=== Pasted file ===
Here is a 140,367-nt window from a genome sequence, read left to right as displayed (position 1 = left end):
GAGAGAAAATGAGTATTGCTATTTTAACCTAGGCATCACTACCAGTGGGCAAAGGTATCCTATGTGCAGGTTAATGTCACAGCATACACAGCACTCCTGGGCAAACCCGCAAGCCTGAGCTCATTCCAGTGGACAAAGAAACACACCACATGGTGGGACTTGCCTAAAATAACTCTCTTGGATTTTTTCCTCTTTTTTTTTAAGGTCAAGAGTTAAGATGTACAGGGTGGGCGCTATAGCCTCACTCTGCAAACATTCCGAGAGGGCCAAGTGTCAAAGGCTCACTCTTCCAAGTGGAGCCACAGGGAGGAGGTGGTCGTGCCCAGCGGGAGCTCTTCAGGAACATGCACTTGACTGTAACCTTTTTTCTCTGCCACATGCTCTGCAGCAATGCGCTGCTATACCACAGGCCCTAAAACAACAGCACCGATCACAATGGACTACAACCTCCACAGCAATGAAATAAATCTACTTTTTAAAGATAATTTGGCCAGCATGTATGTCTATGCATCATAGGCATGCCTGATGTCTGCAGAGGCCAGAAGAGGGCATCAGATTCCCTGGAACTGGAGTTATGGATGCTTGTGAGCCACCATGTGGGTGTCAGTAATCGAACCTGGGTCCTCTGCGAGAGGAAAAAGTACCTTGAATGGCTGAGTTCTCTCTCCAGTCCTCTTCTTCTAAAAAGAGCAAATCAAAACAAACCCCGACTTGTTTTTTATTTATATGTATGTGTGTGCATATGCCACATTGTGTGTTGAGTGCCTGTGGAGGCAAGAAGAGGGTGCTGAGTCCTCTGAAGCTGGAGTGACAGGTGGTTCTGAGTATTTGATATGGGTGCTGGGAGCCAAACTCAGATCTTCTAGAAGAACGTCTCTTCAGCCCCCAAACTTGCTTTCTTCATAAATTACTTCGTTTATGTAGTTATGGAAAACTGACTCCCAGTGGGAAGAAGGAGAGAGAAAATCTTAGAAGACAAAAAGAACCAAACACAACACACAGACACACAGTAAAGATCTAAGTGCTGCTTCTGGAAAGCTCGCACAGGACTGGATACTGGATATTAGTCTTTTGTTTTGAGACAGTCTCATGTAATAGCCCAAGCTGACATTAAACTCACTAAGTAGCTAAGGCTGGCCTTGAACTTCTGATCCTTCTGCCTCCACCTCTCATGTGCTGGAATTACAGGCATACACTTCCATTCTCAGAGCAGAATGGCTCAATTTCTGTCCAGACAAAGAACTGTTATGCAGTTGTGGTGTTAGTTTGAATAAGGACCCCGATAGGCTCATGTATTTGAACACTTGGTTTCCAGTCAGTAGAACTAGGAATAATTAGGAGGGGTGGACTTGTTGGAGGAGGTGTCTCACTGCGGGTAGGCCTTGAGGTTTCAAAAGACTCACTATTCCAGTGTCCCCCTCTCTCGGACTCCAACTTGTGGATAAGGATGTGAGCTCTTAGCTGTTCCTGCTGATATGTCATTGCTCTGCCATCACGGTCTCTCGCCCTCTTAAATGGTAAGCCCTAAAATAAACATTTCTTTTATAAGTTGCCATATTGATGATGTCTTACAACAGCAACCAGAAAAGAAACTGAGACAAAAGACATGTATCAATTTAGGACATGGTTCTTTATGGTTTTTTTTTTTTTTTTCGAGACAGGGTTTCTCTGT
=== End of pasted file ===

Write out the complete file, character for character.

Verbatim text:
Here is a 140,367-nt window from a genome sequence, read left to right as displayed (position 1 = left end):
GAGAGAAAATGAGTATTGCTATTTTAACCTAGGCATCACTACCAGTGGGCAAAGGTATCCTATGTGCAGGTTAATGTCACAGCATACACAGCACTCCTGGGCAAACCCGCAAGCCTGAGCTCATTCCAGTGGACAAAGAAACACACCACATGGTGGGACTTGCCTAAAATAACTCTCTTGGATTTTTTCCTCTTTTTTTTTAAGGTCAAGAGTTAAGATGTACAGGGTGGGCGCTATAGCCTCACTCTGCAAACATTCCGAGAGGGCCAAGTGTCAAAGGCTCACTCTTCCAAGTGGAGCCACAGGGAGGAGGTGGTCGTGCCCAGCGGGAGCTCTTCAGGAACATGCACTTGACTGTAACCTTTTTTCTCTGCCACATGCTCTGCAGCAATGCGCTGCTATACCACAGGCCCTAAAACAACAGCACCGATCACAATGGACTACAACCTCCACAGCAATGAAATAAATCTACTTTTTAAAGATAATTTGGCCAGCATGTATGTCTATGCATCATAGGCATGCCTGATGTCTGCAGAGGCCAGAAGAGGGCATCAGATTCCCTGGAACTGGAGTTATGGATGCTTGTGAGCCACCATGTGGGTGTCAGTAATCGAACCTGGGTCCTCTGCGAGAGGAAAAAGTACCTTGAATGGCTGAGTTCTCTCTCCAGTCCTCTTCTTCTAAAAAGAGCAAATCAAAACAAACCCCGACTTGTTTTTTATTTATATGTATGTGTGTGCATATGCCACATTGTGTGTTGAGTGCCTGTGGAGGCAAGAAGAGGGTGCTGAGTCCTCTGAAGCTGGAGTGACAGGTGGTTCTGAGTATTTGATATGGGTGCTGGGAGCCAAACTCAGATCTTCTAGAAGAACGTCTCTTCAGCCCCCAAACTTGCTTTCTTCATAAATTACTTCGTTTATGTAGTTATGGAAAACTGACTCCCAGTGGGAAGAAGGAGAGAGAAAATCTTAGAAGACAAAAAGAACCAAACACAACACACAGACACACAGTAAAGATCTAAGTGCTGCTTCTGGAAAGCTCGCACAGGACTGGATACTGGATATTAGTCTTTTGTTTTGAGACAGTCTCATGTAATAGCCCAAGCTGACATTAAACTCACTAAGTAGCTAAGGCTGGCCTTGAACTTCTGATCCTTCTGCCTCCACCTCTCATGTGCTGGAATTACAGGCATACACTTCCATTCTCAGAGCAGAATGGCTCAATTTCTGTCCAGACAAAGAACTGTTATGCAGTTGTGGTGTTAGTTTGAATAAGGACCCCGATAGGCTCATGTATTTGAACACTTGGTTTCCAGTCAGTAGAACTAGGAATAATTAGGAGGGGTGGACTTGTTGGAGGAGGTGTCTCACTGCGGGTAGGCCTTGAGGTTTCAAAAGACTCACTATTCCAGTGTCCCCCTCTCTCGGACTCCAACTTGTGGATAAGGATGTGAGCTCTTAGCTGTTCCTGCTGATATGTCATTGCTCTGCCATCACGGTCTCTCGCCCTCTTAAATGGTAAGCCCTAAAATAAACATTTCTTTTATAAGTTGCCATATTGATGATGTCTTACAACAGCAACCAGAAAAGAAACTGAGACAAAAGACATGTATCAATTTAGGACATGGTTCTTTATGGTTTTTTTTTTTTTTTTCGAGACAGGGTTTCTCTGT